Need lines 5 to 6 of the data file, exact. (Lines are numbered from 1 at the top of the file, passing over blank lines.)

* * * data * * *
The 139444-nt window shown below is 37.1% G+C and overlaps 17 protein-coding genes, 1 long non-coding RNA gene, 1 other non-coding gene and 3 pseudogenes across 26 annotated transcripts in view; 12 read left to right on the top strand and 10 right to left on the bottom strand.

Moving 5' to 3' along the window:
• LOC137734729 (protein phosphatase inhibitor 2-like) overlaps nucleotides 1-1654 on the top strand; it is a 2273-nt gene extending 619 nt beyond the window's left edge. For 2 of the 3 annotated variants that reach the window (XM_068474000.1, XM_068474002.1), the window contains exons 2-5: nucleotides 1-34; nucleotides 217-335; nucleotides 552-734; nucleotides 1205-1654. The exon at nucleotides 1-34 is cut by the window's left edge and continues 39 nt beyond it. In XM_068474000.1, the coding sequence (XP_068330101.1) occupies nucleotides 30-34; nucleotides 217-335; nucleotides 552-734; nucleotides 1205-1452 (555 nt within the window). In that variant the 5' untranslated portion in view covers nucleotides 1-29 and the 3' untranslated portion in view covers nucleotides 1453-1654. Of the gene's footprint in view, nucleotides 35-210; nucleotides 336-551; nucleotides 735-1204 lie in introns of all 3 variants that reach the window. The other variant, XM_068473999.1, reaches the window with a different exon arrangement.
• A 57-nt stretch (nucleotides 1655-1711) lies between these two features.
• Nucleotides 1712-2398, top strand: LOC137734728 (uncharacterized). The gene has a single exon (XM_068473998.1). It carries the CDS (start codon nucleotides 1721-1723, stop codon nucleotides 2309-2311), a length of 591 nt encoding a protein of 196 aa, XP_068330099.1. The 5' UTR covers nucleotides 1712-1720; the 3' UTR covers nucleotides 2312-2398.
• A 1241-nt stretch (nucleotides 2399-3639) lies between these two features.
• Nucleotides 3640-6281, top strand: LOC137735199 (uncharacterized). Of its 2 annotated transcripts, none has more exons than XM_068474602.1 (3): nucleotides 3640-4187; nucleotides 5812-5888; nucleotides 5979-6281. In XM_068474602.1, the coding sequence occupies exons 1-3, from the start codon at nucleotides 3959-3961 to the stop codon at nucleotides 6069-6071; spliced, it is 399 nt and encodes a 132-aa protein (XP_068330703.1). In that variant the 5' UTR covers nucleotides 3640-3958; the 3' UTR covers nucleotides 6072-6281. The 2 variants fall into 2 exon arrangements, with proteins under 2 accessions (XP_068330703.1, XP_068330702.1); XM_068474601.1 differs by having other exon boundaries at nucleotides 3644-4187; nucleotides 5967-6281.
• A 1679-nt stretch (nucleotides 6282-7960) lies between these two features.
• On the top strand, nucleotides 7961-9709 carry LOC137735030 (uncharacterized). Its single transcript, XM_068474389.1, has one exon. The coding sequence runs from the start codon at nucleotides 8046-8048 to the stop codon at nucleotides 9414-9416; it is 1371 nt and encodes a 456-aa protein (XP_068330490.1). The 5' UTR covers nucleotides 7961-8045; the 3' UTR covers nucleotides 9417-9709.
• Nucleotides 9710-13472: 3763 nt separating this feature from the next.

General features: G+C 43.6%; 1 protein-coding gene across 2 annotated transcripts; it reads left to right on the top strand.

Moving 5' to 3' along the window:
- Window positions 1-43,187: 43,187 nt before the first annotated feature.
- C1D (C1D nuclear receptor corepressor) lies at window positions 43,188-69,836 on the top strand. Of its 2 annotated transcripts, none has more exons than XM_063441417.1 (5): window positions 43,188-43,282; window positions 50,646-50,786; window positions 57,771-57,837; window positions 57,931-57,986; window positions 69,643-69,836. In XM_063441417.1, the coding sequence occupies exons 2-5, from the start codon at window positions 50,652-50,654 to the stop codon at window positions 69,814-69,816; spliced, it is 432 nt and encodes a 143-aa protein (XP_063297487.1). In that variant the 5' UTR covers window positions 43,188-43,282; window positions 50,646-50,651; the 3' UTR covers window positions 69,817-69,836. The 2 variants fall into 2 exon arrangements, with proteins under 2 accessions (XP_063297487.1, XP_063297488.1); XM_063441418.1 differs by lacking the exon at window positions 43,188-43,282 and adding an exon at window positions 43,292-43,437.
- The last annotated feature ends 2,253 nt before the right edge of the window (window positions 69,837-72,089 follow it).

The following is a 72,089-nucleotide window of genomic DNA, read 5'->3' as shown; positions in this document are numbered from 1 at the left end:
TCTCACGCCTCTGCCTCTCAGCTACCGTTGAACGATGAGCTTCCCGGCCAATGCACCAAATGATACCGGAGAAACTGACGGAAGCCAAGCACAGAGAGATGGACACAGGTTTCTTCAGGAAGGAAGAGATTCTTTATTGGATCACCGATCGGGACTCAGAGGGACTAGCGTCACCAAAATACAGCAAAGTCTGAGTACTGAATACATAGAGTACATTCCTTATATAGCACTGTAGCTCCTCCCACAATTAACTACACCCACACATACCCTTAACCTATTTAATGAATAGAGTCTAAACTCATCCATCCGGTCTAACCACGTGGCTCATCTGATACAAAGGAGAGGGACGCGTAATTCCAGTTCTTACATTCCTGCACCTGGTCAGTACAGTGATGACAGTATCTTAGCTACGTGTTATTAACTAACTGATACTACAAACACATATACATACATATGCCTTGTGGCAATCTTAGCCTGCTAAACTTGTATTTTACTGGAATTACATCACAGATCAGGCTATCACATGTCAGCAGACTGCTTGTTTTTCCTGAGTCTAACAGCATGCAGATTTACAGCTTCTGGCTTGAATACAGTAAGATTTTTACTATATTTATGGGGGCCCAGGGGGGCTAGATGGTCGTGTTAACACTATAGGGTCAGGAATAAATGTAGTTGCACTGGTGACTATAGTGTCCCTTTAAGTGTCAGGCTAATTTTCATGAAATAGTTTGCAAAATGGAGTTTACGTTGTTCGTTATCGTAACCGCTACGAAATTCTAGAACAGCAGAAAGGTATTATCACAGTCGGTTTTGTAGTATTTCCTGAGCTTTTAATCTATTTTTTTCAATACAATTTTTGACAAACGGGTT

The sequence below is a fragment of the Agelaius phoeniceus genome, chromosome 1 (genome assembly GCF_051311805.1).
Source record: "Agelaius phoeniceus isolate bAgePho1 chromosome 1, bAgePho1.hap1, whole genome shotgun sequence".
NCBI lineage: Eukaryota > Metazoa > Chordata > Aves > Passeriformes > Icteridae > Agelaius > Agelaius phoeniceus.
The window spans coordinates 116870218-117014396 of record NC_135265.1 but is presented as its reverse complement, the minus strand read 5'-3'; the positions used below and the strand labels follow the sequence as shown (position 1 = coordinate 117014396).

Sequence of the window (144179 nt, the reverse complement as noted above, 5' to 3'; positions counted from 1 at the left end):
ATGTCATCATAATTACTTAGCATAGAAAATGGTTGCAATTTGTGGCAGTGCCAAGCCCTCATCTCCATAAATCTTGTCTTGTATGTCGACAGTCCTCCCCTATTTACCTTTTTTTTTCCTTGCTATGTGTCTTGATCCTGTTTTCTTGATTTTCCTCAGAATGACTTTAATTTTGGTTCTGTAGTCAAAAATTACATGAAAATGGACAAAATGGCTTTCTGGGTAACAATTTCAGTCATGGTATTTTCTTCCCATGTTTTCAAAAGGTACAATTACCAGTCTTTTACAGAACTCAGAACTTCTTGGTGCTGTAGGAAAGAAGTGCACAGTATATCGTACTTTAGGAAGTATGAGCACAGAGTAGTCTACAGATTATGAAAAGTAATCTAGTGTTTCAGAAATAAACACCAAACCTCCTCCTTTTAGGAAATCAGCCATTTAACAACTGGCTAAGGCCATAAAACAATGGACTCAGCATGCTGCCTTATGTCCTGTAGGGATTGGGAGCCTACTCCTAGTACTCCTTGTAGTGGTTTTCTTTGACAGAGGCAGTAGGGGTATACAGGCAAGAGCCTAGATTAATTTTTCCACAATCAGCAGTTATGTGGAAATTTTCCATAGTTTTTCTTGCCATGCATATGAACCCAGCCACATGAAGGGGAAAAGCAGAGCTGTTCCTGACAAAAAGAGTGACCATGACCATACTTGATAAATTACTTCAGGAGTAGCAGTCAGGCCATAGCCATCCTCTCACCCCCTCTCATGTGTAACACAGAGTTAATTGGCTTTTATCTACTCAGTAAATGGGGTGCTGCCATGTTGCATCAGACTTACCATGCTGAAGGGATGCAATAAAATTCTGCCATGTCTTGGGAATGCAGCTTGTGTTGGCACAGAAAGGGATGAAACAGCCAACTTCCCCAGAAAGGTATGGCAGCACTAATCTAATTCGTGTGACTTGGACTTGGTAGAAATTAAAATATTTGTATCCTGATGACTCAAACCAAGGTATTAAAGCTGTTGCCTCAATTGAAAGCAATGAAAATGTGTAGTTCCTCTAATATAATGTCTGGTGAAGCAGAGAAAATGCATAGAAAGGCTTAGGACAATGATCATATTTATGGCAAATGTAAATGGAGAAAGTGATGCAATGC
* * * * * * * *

• Nucleotides 1712-2398, top strand: LOC137734728 (uncharacterized). The gene has a single exon (XM_068473998.1). It carries the CDS (start codon nucleotides 1721-1723, stop codon nucleotides 2309-2311), a length of 591 nt encoding a protein of 196 aa, XP_068330099.1. The 5' UTR covers nucleotides 1712-1720; the 3' UTR covers nucleotides 2312-2398.
• A 1241-nt stretch (nucleotides 2399-3639) lies between these two features.